by Jason Parker (Ragachak)
The Ogre Battle franchise has not gotten quite enough love in my opinion. An excellent tactical/strategy RPG series with a compelling story, full of twists and turns, deserves more games than it received. The franchise has five games within it (and a remake) and one of these titles never made it to American shores: Legend of Ogre Battle Gaiden: Prince of Zenobia. Maybe there’s a fan-translation out there, but it’s never quite the same, is it? Tactics Ogre: The Knight of Lodis is the last game in the franchise to not be a remake, and how unfortunate that it was on the GBA. Not to say the GBA was bad, but that we’ve simply been without more Ogre Battle since, except the “Let us Cling Together” remake on the PSP. Tactics Ogre: The Knight of Lodis is also a side story (or Gaiden) and takes place before the events of Ogre Battle: March of the Black Queen and Ogre Battle 64: Person of Lordly Caliber.
Tactics Ogre: The Knight of Lodis is a huge takeaway from Ogre Battle: March of the Black Queen, even though they are both tactical RPGs. In Ogre Battle, you had no control over what your units did, except in where you placed them in the party (front and back row determines what you do). Tactics Ogre, however, is in the style of the Final Fantasy Tactics. It’s an isometric, squad-based RPG, where you have a variety characters (units) and put together a team to tackle a variety of tactical maps. Your first characters are decided based on a series of Tarot related questions (as in pretty much every other Ogre game), though you can recruit many more. It had a whole host of classes, from the traditional fantasy RPG ones (Knight, Wizard, Cleric) to the more “Ogre Battle” styled classes (Dragon, Dragon Tamer, Siren, Valkyrie, Witch). Characters had an alignment and three stats (the alignment system is another staple of the franchise) and the cooler, more “powerful” classes various requirements. Swordmaster requiring 95 STR, 111 AGI, the Book of Initiation Emblem, and must be male. This game was truly a technical marvel of the Gameboy Advance.
The story follows Alphonse Loeher, the titular “Knight of Lodis”, who was sent to look into military activity into one of the towns in Ovis. As the story goes on, Alphonse learns there is more to his order than meets the eye, and as in all good tactical fantasy games, there’s a deep conspiracy to unravel: The conspiracy behind the “holy spear”. The actual gameplay is standard tactical RPG fare: You move on a grid, position yourself and use attacks/abilities appropriately. Characters are attuned to elements and that also matters. This game has several interesting game mechanics like the element attunement system, like a biorhythm system that is based around a hidden Luck stat. That stat is in flux, sort of like a sine graph. From the moment a character comes into the game, that graph is moving and is far too complicated for me to go into today. I don’t truthfully know the ins and outs of it, because I’m bad at that sort of thing. But I did find a handy guide to help explain it, here. How Quest/Atlus packed so much onto a Gameboy Advance cart is really beyond me.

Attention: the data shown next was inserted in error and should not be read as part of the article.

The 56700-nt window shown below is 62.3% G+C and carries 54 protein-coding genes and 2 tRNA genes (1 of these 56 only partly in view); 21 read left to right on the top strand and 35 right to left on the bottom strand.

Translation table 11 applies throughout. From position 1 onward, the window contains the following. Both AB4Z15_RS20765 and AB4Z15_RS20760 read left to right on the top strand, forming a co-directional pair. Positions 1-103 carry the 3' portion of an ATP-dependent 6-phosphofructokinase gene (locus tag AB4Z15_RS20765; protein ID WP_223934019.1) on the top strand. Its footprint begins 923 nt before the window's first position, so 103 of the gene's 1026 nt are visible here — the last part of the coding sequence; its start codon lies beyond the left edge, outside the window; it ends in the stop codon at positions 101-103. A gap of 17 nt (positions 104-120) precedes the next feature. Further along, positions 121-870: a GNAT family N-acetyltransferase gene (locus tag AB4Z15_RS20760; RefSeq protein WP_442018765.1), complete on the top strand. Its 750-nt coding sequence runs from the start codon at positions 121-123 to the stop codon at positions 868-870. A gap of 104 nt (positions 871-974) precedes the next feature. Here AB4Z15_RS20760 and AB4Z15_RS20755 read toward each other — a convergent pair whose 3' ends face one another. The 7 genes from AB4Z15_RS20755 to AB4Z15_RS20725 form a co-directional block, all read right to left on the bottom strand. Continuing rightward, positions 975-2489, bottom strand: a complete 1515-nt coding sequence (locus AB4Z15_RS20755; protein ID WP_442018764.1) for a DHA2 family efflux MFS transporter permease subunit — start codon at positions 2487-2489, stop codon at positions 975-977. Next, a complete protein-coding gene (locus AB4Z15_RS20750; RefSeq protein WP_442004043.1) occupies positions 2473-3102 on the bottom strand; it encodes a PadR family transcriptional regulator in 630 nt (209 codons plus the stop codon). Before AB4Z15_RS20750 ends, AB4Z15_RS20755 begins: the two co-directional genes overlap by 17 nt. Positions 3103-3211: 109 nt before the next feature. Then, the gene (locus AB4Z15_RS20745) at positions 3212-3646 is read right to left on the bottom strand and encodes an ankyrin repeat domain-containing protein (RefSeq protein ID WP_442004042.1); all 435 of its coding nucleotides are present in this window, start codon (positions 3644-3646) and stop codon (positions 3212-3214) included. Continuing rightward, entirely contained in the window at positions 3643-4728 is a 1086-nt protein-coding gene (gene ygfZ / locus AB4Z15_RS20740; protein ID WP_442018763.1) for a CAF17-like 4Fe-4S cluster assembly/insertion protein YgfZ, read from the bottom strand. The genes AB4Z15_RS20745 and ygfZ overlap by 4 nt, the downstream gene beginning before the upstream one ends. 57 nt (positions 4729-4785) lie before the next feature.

Height values, weather values, these all factor into combat and players have to be aware of a lot going into each battle. It features class changing (as all good tactics games do), but sometimes you have to also perform specific actions or deeds in battle, so this is a game that likely will require a fair amount of research to get the most out of your team. That’s not a deterrent for me personally, I like to learn as much as I can about creating a fun, but useful team in a tactical RPG. This also released in May of 2002, so it’s not entirely unlikely to be able to do some internet searching and learn more about the game. It’s easier than ever now, but unfortunately, Tactics Ogre did not sell so well in America. Maybe they should have called it “Final Fantasy Tactics Gaiden”? Ogre Battle is another series I think that could have done better than it did with some smart marketing and a bigger company behind it at first (though I have no bad things to say about Quest Corporation).
You Get What You Give: 4/5
I’m sincerely disappointed this game did not do better than it did. The Tactics Ogre franchise in general deserves better. But this game is a min-maxers dream. You have so, so, so much control over the growth of your characters, what they can do, what you want them to do. You have fun, challenging battles, hidden characters, incredibly cool classes, and it takes place in the Ogre Battle universe, so you know some stuff is going to go down. It scored high when it initially debuted, and it’s not hard to see why. When you compare this to Final Fantasy Tactics Advance (which starts off with that oh-so-stupid snowball fight), Tactics Ogre stands head-and-shoulders above any of its contemporaries on the mobile platforms at the time. It was truly the superior tactical RPG in every way. Its color palette was crisp and clean, and the developers seemed to know the limitations of the handheld and worked within it to create something beautiful. The story kept me engaged, the deep character/class system held the strategist in me in thrall. One of the things that keeps me coming back to a Tactical RPG is the various ways you can make a party, trying other alignments/systems/class combinations to make something new and exciting. Tactics Ogre: The Knight of Lodis does not disappoint. The only thing it really needed was the ability to rotate the screen, otherwise a lot of the maps kind of feel the same.